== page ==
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Biden Faces Slew of Lawsuits as Business Groups Criticize Overreach

Business groups fight back against the Biden administration's regulations

WASHINGTON — When the Federal Trade Commission finalized a rule earlier this month banning non-compete clauses, the blowback was swift: Within 24 hours, the U.S. Chamber of Commerce led a handful of business groups to file a lawsuit seeking to block the ban. They argued that the FTC lacked the authority to impose it in the first place.

The playbook is becoming a familiar one: The Biden administration finalizes a new rule regulating business, and the Chamber and industry lobbying groups immediately sue to stop it by arguing that the agency has overstepped its authority.

So far this year, the administration has finalized seven rules, addressing everything from independent contractors to credit card late fees and climate disclosure requirements, only to see them met with near-immediate lawsuits by the Chamber and other groups.

In all, the Chamber expects to file at least 22 lawsuits against the Biden administration before the end of President Joe Biden’s current term, a dramatic increase from the three suits it filed against the Trump administration and the 15 it filed during Obama’s first term.

And they are not alone. The American Bankers Association, another influential lobbying group in Washington, has signed on to four lawsuits against banking regulators since Sept. 2022, after not signing on to any legal challenges to federal policy for roughly a decade before that.

Officials at both the Chamber and ABA emphasize that litigation is always a last resort. But they see it as a necessary step when agencies issue regulations that go outside the scope of their authority.

“It’s not just about a single regulation, right? It’s about the 1,000 regulations that are going to go final this year. It’s about the 200-plus regulations that have an economic impact of more than $200 million a year,” Neil Bradley, executive vice president at the Chamber, told CNBC in an interview. 

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“We went from a time when we would argue about a particular regulation,” Bradley said, “to a period where the concern is about the direction as a whole.”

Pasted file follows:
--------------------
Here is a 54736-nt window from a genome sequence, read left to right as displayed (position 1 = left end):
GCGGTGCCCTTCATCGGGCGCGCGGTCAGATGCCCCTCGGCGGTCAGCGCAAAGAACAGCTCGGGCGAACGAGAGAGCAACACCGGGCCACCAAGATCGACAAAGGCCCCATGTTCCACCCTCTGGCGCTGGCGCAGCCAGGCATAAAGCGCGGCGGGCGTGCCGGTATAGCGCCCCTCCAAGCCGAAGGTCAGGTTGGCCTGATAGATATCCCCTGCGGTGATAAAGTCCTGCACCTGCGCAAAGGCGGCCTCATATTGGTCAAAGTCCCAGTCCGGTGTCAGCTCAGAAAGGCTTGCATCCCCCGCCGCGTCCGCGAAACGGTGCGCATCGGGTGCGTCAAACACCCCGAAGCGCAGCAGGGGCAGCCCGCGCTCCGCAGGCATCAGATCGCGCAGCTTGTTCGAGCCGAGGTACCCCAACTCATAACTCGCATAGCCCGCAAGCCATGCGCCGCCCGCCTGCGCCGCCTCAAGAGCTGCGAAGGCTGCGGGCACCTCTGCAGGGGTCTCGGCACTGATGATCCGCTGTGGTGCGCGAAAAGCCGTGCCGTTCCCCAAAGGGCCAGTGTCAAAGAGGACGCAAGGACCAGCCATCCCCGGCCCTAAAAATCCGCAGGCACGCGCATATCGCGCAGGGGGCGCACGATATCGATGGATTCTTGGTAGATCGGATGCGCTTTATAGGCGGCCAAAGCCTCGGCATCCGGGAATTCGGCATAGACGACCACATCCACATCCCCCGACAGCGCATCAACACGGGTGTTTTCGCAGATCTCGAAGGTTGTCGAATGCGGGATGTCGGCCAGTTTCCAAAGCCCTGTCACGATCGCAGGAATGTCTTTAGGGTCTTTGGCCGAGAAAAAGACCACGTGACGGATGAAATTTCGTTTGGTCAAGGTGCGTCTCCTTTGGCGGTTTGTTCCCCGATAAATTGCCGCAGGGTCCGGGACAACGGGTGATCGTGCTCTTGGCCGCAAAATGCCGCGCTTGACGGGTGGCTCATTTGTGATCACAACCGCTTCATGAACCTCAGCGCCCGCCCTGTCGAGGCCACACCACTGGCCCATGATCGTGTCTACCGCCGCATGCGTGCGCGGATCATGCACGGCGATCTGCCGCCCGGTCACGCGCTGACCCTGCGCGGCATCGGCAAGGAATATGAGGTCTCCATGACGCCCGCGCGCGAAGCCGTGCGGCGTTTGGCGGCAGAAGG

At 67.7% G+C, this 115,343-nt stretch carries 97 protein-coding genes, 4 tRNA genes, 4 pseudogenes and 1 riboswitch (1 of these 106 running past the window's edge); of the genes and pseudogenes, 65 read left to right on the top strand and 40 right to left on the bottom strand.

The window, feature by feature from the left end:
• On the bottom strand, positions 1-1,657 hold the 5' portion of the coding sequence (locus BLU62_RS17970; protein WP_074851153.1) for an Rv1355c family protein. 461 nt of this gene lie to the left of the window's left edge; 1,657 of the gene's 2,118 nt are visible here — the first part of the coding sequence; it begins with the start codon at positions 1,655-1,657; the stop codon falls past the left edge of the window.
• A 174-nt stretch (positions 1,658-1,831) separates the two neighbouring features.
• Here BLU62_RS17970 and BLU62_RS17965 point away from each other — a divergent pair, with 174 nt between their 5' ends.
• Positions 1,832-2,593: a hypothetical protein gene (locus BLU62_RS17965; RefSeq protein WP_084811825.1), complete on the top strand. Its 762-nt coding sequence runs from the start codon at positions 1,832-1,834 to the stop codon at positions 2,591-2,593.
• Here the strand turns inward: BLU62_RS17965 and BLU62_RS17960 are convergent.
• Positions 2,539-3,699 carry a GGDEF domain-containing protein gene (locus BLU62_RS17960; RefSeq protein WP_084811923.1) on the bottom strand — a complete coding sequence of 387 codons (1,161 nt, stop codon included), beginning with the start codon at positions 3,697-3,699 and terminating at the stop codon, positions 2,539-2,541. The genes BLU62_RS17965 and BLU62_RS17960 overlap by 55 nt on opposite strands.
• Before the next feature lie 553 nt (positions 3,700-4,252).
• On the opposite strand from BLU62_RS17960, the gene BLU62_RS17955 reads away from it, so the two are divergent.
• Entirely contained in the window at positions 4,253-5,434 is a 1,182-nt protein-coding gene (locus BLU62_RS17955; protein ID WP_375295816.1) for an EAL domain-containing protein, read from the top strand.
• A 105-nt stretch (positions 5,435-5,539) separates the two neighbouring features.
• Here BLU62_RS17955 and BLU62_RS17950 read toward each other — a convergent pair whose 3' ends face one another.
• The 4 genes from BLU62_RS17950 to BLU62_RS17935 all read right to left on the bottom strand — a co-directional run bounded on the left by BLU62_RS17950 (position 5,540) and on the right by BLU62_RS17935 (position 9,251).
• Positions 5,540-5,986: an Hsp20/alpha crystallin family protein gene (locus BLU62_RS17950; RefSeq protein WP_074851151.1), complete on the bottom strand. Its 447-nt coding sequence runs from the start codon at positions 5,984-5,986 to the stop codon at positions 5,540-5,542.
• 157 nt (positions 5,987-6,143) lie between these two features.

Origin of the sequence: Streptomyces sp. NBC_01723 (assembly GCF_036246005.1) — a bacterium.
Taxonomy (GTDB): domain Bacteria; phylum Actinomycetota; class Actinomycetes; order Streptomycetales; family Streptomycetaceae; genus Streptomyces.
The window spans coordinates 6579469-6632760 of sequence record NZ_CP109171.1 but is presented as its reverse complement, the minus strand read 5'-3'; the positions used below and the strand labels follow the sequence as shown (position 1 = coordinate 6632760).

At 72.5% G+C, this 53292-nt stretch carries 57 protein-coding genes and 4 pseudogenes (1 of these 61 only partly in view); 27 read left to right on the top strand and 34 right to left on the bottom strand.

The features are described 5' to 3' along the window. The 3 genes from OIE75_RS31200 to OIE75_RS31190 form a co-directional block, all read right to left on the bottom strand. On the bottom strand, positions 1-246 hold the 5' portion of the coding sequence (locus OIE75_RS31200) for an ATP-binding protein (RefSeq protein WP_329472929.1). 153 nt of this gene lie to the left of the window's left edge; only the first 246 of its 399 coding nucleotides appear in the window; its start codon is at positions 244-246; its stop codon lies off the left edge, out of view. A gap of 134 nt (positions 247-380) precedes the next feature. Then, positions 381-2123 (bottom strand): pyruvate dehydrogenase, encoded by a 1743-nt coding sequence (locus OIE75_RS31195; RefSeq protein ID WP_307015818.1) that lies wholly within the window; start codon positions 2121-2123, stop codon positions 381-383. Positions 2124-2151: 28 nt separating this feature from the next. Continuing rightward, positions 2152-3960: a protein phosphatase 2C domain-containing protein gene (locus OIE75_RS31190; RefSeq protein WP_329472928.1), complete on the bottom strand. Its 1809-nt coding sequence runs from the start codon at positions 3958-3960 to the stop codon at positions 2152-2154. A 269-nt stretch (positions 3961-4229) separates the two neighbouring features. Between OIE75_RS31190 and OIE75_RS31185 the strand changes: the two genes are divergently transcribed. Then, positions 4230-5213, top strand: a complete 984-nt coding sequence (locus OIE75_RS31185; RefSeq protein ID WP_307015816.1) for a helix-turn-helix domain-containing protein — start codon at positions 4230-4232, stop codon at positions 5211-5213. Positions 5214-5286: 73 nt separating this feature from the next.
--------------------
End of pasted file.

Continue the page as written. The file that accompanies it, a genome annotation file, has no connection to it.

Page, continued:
Total private sector regulations have been increasing under Biden, according to one metric from George Mason University —especially compared to the Trump administration, during which they stayed more or less flat. 

But Patrick McLaughlin, director of policy analytics at George Mason’s free-market, libertarian Mercatus Center think tank, who created the metric, says the nature of Biden’s regulations is more notable than the volume of them.

The Biden administration, in McLaughlin’s view, has been “expansive in their interpretation of authorizing statutes.”

“The Chamber and others see an opportunity to push back on regulations that, in their view, are going beyond what Congress authorized,” McLaughlin said.

The specific targets of the lawsuits have been varied: The Chamber has already sued a dozen agencies under the Biden administration, as compared to just four agencies under Obama. Despite the range of issues at play, the group’s arguments largely center on the claim that agencies are seeking to set rules in areas that can only be addressed by Congress. 

Even before the FTC issued its ban on non-compete clauses, for example, the Chamber pledged to take FTC Chair Lina Khan to court over it, regardless of the specifics.

Federal Trade Commission Lina Khan speaks during the New York Times annual DealBook summit on November 29, 2023 in New York City. 

Michael M. Santiago | Getty Images

“She might come up with a policy that we would actually agree with on substance,” Bradley said of Khan before the final rule was released. “But the precedent of that authority is unacceptable.””

Regulation critics also argue that the Biden administration has not been appropriately following the rulemaking process, in part by failing to incorporate viewpoints from stakeholders as part of the final regulation.

“When they insist on finalizing rules that fall outside their regulatory purview, and when they ignore constructive feedback from banks and other stakeholders, litigation is the only remaining tool in our toolbox,” ABA President and CEO Rob Nichols said earlier this year. “It’s not a tool we want to use, but it’s one we will continue to strategically wield as needed.”

The Biden administration says the focus with all of its regulations is on protecting consumers and saving them money. Their estimates show that the FTC’s non-compete ban will boost wages by at least $400 billion over the next decade.

The administration also estimates that the Consumer Financial Protection Bureau’s move to slash credit card late fees will save 45 million Americans $220 per year, and the Environmental Protection Agency’s air-quality rule will yield up to $46 billion in net health benefits in 2032.

“We are fully confident these agencies are acting within their authorities,” said White House Assistant Press Secretary Michael Kikukawa, in a statement to CNBC. “These rules help American workers and families by increasing wages, lowering costs, saving lives, and building a fairer economy.”

But there can be a cost to complying with regulation, too—especially when each new administration can rewrite the rules of the road. 

“If you make an investment in one thing, are you going to find out that there’s some obscure regulation that you were unaware of, that would suddenly decrease the value of that investment?” asked McLaughlin, of the Mercatus Center. “Or make you stop being able to produce it altogether?”

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